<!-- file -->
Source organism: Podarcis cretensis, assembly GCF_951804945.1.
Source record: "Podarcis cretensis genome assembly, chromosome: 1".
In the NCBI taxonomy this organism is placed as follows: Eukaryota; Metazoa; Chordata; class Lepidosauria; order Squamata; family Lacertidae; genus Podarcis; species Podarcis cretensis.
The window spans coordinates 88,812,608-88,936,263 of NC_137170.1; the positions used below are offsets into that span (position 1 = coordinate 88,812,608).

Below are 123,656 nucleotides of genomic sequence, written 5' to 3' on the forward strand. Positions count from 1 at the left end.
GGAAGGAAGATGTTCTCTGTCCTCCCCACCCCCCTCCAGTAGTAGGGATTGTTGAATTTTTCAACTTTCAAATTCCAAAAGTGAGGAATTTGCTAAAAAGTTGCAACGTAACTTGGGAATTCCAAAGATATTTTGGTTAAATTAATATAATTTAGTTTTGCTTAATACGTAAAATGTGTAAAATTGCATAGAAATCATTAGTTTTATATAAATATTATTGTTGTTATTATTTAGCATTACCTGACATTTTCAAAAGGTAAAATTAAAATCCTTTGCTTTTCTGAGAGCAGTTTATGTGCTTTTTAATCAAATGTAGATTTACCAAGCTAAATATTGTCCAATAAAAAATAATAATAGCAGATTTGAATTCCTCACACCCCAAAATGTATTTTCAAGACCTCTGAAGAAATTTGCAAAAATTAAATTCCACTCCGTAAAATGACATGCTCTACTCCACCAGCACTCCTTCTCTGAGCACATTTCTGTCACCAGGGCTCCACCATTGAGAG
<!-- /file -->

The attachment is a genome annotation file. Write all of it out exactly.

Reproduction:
Source organism: Podarcis cretensis, assembly GCF_951804945.1.
Source record: "Podarcis cretensis genome assembly, chromosome: 1".
In the NCBI taxonomy this organism is placed as follows: Eukaryota; Metazoa; Chordata; class Lepidosauria; order Squamata; family Lacertidae; genus Podarcis; species Podarcis cretensis.
The window spans coordinates 88,812,608-88,936,263 of NC_137170.1; the positions used below are offsets into that span (position 1 = coordinate 88,812,608).

Below are 123,656 nucleotides of genomic sequence, written 5' to 3' on the forward strand. Positions count from 1 at the left end.
GGAAGGAAGATGTTCTCTGTCCTCCCCACCCCCCTCCAGTAGTAGGGATTGTTGAATTTTTCAACTTTCAAATTCCAAAAGTGAGGAATTTGCTAAAAAGTTGCAACGTAACTTGGGAATTCCAAAGATATTTTGGTTAAATTAATATAATTTAGTTTTGCTTAATACGTAAAATGTGTAAAATTGCATAGAAATCATTAGTTTTATATAAATATTATTGTTGTTATTATTTAGCATTACCTGACATTTTCAAAAGGTAAAATTAAAATCCTTTGCTTTTCTGAGAGCAGTTTATGTGCTTTTTAATCAAATGTAGATTTACCAAGCTAAATATTGTCCAATAAAAAATAATAATAGCAGATTTGAATTCCTCACACCCCAAAATGTATTTTCAAGACCTCTGAAGAAATTTGCAAAAATTAAATTCCACTCCGTAAAATGACATGCTCTACTCCACCAGCACTCCTTCTCTGAGCACATTTCTGTCACCAGGGCTCCACCATTGAGAG